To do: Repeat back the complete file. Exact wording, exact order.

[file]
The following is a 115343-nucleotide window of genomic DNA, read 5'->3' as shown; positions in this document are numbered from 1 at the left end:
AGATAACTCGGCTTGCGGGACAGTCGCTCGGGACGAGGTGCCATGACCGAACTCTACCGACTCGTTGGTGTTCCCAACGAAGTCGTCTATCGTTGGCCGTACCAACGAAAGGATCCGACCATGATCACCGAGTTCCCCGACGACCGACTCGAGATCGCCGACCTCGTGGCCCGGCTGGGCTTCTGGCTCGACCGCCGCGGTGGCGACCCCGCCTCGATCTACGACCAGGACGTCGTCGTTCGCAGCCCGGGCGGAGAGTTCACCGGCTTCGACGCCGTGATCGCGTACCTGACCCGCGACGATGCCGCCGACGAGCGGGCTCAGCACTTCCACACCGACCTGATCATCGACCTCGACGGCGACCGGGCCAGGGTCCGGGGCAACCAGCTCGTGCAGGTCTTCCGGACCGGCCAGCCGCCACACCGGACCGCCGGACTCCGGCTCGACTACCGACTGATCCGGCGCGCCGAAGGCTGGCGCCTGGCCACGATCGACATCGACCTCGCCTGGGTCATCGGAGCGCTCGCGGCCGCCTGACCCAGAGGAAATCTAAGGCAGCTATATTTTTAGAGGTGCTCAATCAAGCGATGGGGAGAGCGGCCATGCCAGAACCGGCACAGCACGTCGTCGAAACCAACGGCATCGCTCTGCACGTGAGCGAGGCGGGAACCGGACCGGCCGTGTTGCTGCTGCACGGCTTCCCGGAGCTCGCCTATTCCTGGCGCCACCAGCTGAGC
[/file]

The following is a 115343-nucleotide window of genomic DNA, read 5'->3' as shown; positions in this document are numbered from 1 at the left end:
AGATAACTCGGCTTGCGGGACAGTCGCTCGGGACGAGGTGCCATGACCGAACTCTACCGACTCGTTGGTGTTCCCAACGAAGTCGTCTATCGTTGGCCGTACCAACGAAAGGATCCGACCATGATCACCGAGTTCCCCGACGACCGACTCGAGATCGCCGACCTCGTGGCCCGGCTGGGCTTCTGGCTCGACCGCCGCGGTGGCGACCCCGCCTCGATCTACGACCAGGACGTCGTCGTTCGCAGCCCGGGCGGAGAGTTCACCGGCTTCGACGCCGTGATCGCGTACCTGACCCGCGACGATGCCGCCGACGAGCGGGCTCAGCACTTCCACACCGACCTGATCATCGACCTCGACGGCGACCGGGCCAGGGTCCGGGGCAACCAGCTCGTGCAGGTCTTCCGGACCGGCCAGCCGCCACACCGGACCGCCGGACTCCGGCTCGACTACCGACTGATCCGGCGCGCCGAAGGCTGGCGCCTGGCCACGATCGACATCGACCTCGCCTGGGTCATCGGAGCGCTCGCGGCCGCCTGACCCAGAGGAAATCTAAGGCAGCTATATTTTTAGAGGTGCTCAATCAAGCGATGGGGAGAGCGGCCATGCCAGAACCGGCACAGCACGTCGTCGAAACCAACGGCATCGCTCTGCACGTGAGCGAGGCGGGAACCGGACCGGCCGTGTTGCTGCTGCACGGCTTCCCGGAGCTCGCCTATTCCTGGCGCCACCAGCTGAGC